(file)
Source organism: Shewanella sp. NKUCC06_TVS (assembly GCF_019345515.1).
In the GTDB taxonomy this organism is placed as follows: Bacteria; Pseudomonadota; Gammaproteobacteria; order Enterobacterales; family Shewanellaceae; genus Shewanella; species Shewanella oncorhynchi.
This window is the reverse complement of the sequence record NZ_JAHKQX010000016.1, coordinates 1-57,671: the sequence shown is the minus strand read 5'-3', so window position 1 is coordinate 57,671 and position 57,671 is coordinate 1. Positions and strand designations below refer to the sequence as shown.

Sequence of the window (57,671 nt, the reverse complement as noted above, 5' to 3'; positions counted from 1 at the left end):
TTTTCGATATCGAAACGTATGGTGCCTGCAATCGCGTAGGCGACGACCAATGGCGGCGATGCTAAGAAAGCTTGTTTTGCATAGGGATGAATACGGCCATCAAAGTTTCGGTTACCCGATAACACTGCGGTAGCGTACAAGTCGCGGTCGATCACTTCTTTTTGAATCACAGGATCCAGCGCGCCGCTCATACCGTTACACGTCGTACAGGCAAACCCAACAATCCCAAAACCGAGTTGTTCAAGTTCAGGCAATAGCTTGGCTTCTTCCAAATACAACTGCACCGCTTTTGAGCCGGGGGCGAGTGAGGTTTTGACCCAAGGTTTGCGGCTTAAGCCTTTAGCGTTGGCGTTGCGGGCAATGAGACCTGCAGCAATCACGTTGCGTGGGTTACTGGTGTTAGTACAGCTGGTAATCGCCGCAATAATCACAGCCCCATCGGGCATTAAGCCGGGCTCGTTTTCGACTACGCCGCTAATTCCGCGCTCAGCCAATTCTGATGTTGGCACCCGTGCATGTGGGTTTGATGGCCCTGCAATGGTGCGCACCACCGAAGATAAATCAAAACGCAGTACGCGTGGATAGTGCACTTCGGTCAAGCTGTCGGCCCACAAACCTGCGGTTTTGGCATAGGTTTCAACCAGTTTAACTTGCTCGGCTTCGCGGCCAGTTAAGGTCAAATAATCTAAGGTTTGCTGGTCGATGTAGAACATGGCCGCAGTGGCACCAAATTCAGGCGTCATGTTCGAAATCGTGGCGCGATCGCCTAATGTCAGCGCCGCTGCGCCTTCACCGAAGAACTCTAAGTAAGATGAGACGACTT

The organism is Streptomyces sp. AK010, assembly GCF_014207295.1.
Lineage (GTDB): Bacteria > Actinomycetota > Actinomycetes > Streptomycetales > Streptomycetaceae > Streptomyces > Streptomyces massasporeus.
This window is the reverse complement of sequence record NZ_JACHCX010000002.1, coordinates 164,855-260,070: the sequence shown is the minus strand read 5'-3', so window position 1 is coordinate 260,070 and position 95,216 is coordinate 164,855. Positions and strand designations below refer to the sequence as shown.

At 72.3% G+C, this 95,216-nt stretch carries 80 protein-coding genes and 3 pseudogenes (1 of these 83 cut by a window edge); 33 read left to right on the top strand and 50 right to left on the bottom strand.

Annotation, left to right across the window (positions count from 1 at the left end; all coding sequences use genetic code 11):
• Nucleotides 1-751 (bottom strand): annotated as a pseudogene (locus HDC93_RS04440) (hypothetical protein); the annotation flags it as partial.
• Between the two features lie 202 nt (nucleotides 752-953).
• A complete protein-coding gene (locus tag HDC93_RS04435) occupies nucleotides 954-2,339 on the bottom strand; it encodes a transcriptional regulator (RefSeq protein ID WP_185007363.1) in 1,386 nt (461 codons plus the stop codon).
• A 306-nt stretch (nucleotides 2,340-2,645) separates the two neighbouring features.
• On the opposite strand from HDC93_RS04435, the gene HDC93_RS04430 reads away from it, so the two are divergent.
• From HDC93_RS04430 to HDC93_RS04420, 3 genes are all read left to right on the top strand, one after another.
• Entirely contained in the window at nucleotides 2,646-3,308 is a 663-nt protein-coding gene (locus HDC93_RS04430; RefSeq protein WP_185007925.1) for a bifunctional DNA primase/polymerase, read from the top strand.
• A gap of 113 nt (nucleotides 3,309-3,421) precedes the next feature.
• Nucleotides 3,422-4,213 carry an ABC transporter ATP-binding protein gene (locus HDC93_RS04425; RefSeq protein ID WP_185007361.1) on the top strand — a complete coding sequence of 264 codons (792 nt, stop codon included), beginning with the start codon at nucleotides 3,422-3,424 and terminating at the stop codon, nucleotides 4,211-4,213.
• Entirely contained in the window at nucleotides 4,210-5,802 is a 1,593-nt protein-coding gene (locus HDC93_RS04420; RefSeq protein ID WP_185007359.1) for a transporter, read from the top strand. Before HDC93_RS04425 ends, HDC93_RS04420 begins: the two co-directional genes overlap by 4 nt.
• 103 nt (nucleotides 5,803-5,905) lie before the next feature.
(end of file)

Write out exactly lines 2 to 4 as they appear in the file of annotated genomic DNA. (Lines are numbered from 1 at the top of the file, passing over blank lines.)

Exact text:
In the GTDB taxonomy this organism is placed as follows: Bacteria; Pseudomonadota; Gammaproteobacteria; order Enterobacterales; family Shewanellaceae; genus Shewanella; species Shewanella oncorhynchi.
This window is the reverse complement of the sequence record NZ_JAHKQX010000016.1, coordinates 1-57,671: the sequence shown is the minus strand read 5'-3', so window position 1 is coordinate 57,671 and position 57,671 is coordinate 1. Positions and strand designations below refer to the sequence as shown.

Sequence of the window (57,671 nt, the reverse complement as noted above, 5' to 3'; positions counted from 1 at the left end):